“It is essential that National DSA prioritize cultivating and supporting socialist candidates who will be accountable to DSA’s political agenda,” the statement reads. “This work will be critical to the development of a genuine alternative to the neoliberal third-way politics of the corporate establishment within the Democratic Party.”
When you ask Michael Inouye how heavily the DSA—or, in his case the Democratic Socialists of Honolulu (democratic socialists in Hawaii don’t recognize the federal government’s “illegal annexation” of the island)—should invest in electoral politics he quickly becomes apocalyptic. Since the Intergovernmental Panel on Climate Change dropped its latest report earlier this month, Inouye has taken to thinking of elections as matters of life and death. The question of who’s best fit for office is, for Inouye, more precise: Who’s going to save us from “complete species annihilation”? His answer is democratic socialists.
Inouye worked on the viral campaign video for Kaniela Ing, showing the 29-year-old DSA- and DSH-endorsed candidate plucking away at a ukulele as he outlines his vision for a world where everyone's basic needs are met. "Our message is mainstream; it just makes sense," he wrote in a tweet, sharing the video. "Hawaiian values are democratic socialist values." In the end, Ing fell to centrist Democrat Ed Case in Hawaii’s 1st congressional district—one of just a handful of defeats which suggests an unevenness to the allure of democratic socialist candidates in some areas.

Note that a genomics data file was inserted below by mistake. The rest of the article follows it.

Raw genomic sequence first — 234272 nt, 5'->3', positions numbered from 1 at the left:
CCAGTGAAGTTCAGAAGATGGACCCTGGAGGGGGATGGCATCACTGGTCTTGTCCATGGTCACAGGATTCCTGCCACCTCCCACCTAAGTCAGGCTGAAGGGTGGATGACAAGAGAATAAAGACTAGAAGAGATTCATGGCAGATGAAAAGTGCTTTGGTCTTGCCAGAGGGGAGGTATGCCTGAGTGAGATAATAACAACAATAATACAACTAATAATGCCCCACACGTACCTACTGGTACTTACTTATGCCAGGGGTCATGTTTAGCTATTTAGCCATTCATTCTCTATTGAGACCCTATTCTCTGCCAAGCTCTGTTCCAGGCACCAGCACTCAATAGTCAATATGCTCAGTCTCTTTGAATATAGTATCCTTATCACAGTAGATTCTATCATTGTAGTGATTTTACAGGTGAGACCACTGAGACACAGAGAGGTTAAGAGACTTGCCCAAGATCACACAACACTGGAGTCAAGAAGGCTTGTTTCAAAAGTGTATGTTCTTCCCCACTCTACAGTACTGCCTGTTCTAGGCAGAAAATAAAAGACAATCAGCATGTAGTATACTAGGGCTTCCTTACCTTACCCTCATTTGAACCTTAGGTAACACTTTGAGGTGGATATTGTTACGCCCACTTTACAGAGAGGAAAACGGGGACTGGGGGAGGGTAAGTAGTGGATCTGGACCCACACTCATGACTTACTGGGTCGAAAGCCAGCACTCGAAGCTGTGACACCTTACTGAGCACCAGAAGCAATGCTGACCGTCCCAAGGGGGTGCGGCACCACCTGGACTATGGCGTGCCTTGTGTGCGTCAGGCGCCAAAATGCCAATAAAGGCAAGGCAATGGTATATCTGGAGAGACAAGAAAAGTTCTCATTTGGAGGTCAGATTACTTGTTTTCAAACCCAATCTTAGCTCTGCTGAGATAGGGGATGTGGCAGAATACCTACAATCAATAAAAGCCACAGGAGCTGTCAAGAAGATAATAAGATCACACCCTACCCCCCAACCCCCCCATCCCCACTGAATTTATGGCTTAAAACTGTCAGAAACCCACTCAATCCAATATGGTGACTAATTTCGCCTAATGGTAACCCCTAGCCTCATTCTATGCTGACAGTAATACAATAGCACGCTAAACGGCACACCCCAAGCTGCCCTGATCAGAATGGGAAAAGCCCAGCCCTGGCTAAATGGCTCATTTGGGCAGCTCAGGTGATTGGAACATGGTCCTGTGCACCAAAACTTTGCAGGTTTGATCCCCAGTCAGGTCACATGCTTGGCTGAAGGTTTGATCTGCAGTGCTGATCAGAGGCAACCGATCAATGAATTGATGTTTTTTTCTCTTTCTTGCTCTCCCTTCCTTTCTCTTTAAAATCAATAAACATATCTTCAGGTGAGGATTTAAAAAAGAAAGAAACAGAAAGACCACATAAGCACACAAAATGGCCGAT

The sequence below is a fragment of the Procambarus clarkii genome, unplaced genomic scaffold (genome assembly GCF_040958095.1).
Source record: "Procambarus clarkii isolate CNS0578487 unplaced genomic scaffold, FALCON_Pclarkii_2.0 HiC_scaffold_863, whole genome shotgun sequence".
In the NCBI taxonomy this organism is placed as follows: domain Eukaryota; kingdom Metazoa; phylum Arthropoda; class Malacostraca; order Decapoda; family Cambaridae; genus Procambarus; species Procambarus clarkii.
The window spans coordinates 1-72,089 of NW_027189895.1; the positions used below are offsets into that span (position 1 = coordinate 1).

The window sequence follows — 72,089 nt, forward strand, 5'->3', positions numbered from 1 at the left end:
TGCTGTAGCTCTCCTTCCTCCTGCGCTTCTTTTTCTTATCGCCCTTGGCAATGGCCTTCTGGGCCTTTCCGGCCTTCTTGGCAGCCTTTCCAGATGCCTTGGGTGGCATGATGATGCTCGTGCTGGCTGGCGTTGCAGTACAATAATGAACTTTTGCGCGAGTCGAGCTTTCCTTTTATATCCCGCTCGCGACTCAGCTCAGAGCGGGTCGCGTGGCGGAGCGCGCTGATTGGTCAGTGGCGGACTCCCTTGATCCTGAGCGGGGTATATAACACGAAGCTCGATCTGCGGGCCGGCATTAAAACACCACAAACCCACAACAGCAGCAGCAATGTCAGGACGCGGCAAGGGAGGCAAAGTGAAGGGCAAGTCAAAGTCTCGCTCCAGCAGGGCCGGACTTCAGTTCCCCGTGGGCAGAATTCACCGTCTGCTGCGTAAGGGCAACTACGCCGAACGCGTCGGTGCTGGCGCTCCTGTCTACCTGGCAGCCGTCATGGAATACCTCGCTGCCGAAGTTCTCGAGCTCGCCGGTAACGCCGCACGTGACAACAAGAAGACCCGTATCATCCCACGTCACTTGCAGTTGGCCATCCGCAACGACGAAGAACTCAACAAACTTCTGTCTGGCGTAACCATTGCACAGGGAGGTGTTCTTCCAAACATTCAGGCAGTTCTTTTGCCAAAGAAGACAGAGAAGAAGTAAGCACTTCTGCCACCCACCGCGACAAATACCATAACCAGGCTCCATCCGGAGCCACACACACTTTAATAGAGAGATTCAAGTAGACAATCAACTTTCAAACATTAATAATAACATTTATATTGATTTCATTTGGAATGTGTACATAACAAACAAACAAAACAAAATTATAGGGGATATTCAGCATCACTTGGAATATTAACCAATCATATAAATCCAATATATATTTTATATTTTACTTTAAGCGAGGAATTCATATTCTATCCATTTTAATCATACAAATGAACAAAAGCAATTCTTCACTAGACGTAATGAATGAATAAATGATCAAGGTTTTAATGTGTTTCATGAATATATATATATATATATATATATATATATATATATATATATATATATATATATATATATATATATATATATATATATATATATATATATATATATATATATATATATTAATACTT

During our conversation, Inouye found himself defending both sides of what he calls the “pro-electoral” and “anti-electoral” debates he says have recently become more frequent in socialist circles. First he argued the “pro” side.
“During the elections in Hawaii, I saw progressive people who didn’t identify as socialist finding a pathway to their own radicalization through knocking on doors, phone banking, and just being around other DSA members,” Inouye said. “Elections in themselves and the work that goes into them can be a recruitment tool.”
Then he found himself convinced by arguments for the opposing camp.
"Sometimes I feel like we may be investing too much in elections when we could spend those resources building power elsewhere,” Inouye continued. “We’re not going to end capitalism, imperialism, mass incarceration, patriarchy, or racism through electoral politics."
But then on second—or third—thought, he added: “But I still think it’s important to replace these motherfuckers because we have fascism creeping into the highest seats of power while the world around us is literally burning.”